RIAA, music industry step into net neutrality debate once again

In a letter to Google chief Eric Schmidt, RIAA and 12 other music industry groups asked that any proposal on the issue of net neutrality be specific in taking steps to combat copyright infringement and child pornography. The inclusion of pornography in the industry's request is somewhat unusual considering none of the groups listed are active participants in any anti-pornography efforts.

The groups feel that any proposal should permit ISPs to take action against these issues. While the proposal put forth by Google and Verizon does address 'unlawful content,' it is not specific as to what that may entail.

"We all share the goal of a robust Internet that is highly accessible, secure and safe for individuals and commerce," the letter reads. "An Internet predicated on order, rather than chaos, facilitates achievement of this goal."

Asking for some type of provision over copyright protection is nothing new to the industry: executives pushed for a similar statement in the FCC's National Broadband Plan, and they have asked for a distinction in previous net neutrality discussions. However, this is the first time the industry is doing so in a public matter.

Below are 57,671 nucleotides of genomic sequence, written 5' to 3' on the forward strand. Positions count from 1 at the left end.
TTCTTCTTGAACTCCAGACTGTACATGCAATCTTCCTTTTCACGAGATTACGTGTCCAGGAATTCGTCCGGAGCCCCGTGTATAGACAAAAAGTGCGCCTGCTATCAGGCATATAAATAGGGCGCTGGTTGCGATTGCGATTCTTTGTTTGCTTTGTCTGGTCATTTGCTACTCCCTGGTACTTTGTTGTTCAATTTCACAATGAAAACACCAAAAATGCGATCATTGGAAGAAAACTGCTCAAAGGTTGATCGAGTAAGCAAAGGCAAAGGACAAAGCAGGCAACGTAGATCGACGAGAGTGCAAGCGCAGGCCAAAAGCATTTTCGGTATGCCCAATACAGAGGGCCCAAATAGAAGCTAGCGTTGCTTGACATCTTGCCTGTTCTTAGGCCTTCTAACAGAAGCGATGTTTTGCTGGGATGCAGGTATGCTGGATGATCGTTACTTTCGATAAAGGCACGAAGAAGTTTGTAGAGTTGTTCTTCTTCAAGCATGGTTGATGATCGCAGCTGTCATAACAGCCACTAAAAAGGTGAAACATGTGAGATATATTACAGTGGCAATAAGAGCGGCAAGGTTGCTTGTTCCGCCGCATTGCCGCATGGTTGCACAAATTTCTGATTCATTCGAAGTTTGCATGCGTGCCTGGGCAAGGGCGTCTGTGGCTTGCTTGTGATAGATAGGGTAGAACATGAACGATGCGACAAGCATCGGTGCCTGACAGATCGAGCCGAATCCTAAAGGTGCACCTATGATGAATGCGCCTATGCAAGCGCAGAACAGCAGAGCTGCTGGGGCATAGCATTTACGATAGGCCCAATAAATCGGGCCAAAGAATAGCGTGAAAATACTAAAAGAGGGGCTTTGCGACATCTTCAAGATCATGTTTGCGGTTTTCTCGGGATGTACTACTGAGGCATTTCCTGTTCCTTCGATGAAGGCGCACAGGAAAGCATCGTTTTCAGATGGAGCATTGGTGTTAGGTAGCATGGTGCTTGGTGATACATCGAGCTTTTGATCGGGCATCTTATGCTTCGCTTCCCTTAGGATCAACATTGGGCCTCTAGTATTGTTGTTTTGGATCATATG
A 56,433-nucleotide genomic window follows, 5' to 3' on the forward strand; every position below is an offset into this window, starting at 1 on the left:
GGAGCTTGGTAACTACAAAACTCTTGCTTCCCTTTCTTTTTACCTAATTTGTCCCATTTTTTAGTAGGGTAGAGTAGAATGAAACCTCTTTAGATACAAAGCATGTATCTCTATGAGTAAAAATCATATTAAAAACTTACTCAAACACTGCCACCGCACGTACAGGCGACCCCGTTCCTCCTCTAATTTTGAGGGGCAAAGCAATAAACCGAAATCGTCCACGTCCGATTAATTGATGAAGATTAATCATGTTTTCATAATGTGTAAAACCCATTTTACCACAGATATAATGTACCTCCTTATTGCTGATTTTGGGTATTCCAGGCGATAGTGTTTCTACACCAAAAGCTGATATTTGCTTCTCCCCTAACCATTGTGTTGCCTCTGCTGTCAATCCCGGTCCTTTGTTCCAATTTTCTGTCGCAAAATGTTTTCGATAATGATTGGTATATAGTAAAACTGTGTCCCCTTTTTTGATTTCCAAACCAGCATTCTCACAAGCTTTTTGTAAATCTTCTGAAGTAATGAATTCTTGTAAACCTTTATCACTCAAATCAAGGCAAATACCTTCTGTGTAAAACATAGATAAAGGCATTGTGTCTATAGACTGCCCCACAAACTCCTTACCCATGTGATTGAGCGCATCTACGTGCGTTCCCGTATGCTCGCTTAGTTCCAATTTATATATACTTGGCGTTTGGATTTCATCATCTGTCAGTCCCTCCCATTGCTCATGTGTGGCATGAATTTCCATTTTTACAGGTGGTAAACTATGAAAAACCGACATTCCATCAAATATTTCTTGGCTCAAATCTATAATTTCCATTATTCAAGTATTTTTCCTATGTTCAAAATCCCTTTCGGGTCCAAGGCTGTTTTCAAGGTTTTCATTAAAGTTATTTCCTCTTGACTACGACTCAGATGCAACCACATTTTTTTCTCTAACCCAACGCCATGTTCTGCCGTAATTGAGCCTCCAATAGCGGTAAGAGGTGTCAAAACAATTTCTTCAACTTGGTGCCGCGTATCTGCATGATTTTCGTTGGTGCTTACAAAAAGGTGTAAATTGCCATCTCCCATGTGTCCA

RIAA's moves could be due to the failure of the industry to get control of piracy through legal channels. A review of tax documents from 2006 to 2008 indicate that while RIAA spent over $58 million in lawyer fees, it only managed to recover about $1.4 million in restitution.

That failure may be the reason why the music industry is now turning to ISPs themselves to curb so-called "unlawful" traffic in an effort to fight pirates in a much more cost-effective way.

"The current legal and regulatory regime is not working for America's creators," the groups continue. "Our businesses are being undermined, as are the dreams and careers of songwriters, artists, musicians, studio technicians, and other professionals."

Such a move likely will not be popular with net neutrality proponents, who have already pushed back on efforts to define what is lawful and what is not when it comes to Internet traffic. The Electronic Frontier Foundation has said it believes such proposals could be used to limit free speech, noting that the industry had tried a similar tact last year.

In working on its own proposal for net neutrality, the FCC included a provision that allowed the ISPs to block content in an effort to prevent copyright infringment from occurring.

"Neutrality regulations should not excuse ISPs that discriminate against or block innocent content just because they claim it was done to protect copyrights or cater to law enforcement," EFF senior staff attorney Fred von Lohmann said in January.

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